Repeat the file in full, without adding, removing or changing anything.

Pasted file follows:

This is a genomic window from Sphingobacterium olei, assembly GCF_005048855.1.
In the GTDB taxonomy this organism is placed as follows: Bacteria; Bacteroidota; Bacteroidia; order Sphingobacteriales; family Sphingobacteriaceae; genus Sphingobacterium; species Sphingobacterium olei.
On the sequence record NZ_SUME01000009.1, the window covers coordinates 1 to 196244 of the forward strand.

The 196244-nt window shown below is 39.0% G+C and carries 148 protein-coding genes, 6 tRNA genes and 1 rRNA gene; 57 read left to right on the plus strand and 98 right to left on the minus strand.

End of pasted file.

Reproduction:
This is a genomic window from Sphingobacterium olei, assembly GCF_005048855.1.
In the GTDB taxonomy this organism is placed as follows: Bacteria; Bacteroidota; Bacteroidia; order Sphingobacteriales; family Sphingobacteriaceae; genus Sphingobacterium; species Sphingobacterium olei.
On the sequence record NZ_SUME01000009.1, the window covers coordinates 1 to 196244 of the forward strand.

The 196244-nt window shown below is 39.0% G+C and carries 148 protein-coding genes, 6 tRNA genes and 1 rRNA gene; 57 read left to right on the plus strand and 98 right to left on the minus strand.